Not only pain but social changes contribute to depression. Taking some time off or trying to balance motherhood and career can be stressful. Also, giving up on nights out can be frustrating, especially for young parents.

Often people around the new mama don’t understand what’s happening. They still have their life thinking that their career is more important than having a baby and overwhelm you with details about their everyday lives, without asking you how you are. Also, it’s not an exception that people have the image that mothers talk only about their babies, and ask stupid questions about schedules and if at one month the baby eats cooked food, for example.

The lack of understanding, especially from non-parents, can make the mother feel isolated. A study, led by Dr Joshua Grubbs, says that people born between 1988 and 1994 are the most narcissistic ones. Maybe that’s why most of the people don’t care about the new mom and her child. That’s something that personally made me feel undervalued and alienated.

4 Pain Causes Different Emotions

While it’s true that pregnancy is marked by hormonal changes and many mood swings as a consequence, becoming a mother and a new parent is something equally emotional.

Pain can cause a wide variety of emotions: anger, frustration, and fear are only some of them. Of course, mostly negative emotions as a result of fatigue and inability to feel psychically healthy.

In addition, being a parent is marked by different deep feelings, such as guilt and fear. The insecurity about how good you are at being a parent can trigger a lot of depressive thoughts that can result in suicide. The situation is even worse for single parents.

What is even worse, data shows that depression can lead not only to self-harm but to aggression towards one’s own child, which sometimes can be fatal.

3 Feeling Guilty Means Mom Has More Emotional Pain

Another strong feeling is guilt. Wondering if you’re doing okay, if you are a good parent and if your child is healthy and stimulated is a big fear for many mothers. Having more than one child is also a source of guilt because you wonder if you give care equally. Actually, sometimes it’s too difficult and the desire to have some alone time can be overwhelming.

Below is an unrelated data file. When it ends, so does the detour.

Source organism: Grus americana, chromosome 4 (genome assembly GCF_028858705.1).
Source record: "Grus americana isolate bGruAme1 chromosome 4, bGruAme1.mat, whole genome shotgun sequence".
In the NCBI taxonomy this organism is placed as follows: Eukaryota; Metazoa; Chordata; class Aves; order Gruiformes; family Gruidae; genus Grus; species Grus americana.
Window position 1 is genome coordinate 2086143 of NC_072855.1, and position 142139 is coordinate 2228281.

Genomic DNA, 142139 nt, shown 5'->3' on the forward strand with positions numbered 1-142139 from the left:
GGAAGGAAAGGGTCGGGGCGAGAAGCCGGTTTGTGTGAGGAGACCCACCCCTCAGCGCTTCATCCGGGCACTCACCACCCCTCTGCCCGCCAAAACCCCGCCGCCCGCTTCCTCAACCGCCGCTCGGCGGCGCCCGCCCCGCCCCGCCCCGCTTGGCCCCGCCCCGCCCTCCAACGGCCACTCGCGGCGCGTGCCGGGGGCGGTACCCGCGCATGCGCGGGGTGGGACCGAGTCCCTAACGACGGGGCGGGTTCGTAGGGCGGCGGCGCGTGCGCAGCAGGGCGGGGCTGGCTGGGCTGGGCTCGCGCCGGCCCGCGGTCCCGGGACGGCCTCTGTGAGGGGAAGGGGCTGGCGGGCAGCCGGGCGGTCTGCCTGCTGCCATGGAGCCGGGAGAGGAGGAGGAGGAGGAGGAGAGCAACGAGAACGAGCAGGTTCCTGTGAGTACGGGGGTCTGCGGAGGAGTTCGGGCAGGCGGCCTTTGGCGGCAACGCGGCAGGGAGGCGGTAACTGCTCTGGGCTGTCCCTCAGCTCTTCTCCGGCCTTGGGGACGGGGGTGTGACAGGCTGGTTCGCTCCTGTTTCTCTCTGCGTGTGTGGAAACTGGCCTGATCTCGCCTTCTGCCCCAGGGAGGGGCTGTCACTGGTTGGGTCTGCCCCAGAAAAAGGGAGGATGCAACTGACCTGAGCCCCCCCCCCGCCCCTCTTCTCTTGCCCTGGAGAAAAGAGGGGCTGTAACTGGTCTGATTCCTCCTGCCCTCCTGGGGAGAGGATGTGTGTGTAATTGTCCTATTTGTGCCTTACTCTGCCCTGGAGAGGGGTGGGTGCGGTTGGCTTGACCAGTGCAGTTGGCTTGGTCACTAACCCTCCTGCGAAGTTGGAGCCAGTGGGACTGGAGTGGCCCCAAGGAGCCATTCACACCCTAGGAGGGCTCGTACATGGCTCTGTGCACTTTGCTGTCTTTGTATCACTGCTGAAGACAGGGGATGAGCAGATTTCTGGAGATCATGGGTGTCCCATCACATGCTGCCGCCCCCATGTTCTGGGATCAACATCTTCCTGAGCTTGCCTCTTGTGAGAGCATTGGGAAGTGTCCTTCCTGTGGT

You can even trigger more guilt. To make things easier some parents leave their kids to watch TV.

While there’s nothing wrong with that, the American Academy of Pediatrics says that leaving your child in front of the TV for too long can lead to overstimulation. Interestingly enough, scientific findings show that overstimulation can lead to depression. The leading researcher, the social psychologist Elaine Aron, claims that overstimulation leads to characteristics she calls “high sensitivity.”

2 Partner Misunderstands Mom

Depression can affect not only the individual but their family. And when talking about mothers and depression, the closest person who suffers is the father.

Studies show that 16% of adults experience depression and one in five women develop clinical depression. The figures are higher in samples of pregnant women and mothers.

If the family doesn’t know that the mother is struggling with her life, they might find the suffering mother for lazy as she can’t physically get up, or even worse, for a bad mother who can’t take care of her baby. If there’s no supporting environment, depression can be the cause of many breakups and divorces.

Close families and harmony in communication are crucial for raising a baby – a good individual who’s respectful and loving.

1 The Doctor Isn't Catching The PPD Symptoms

Tackling depression is very important: for the mother, her family, the little ones, and society. Counseling and medical help should be available and most of all, the stigma in our society that surrounds the topic should be erased. That's why telling your doctor everything, including how you feel is so important.

Actually, doctors play a crucial role in the mental health of the mother. If she’s not treated in a respectful way or given enough information during pregnancy, this might lead to low self-esteem. Also, traumatic experiences during birth can cause depression. If the mother is not seen as an individual but as someone that can be cut and not given medications to relief pain but just as someone who is there to deliver a new human, that can actually stops her from having another child.

Many women report that disrespectful treatment has caused a lot of sadness during their hospital stay.

However, mothers should be happy because they’ve done the best thing in life: created a new life. They should be confident and see a perspective. That’s why pain-free motherhood should be the main aim in medicine.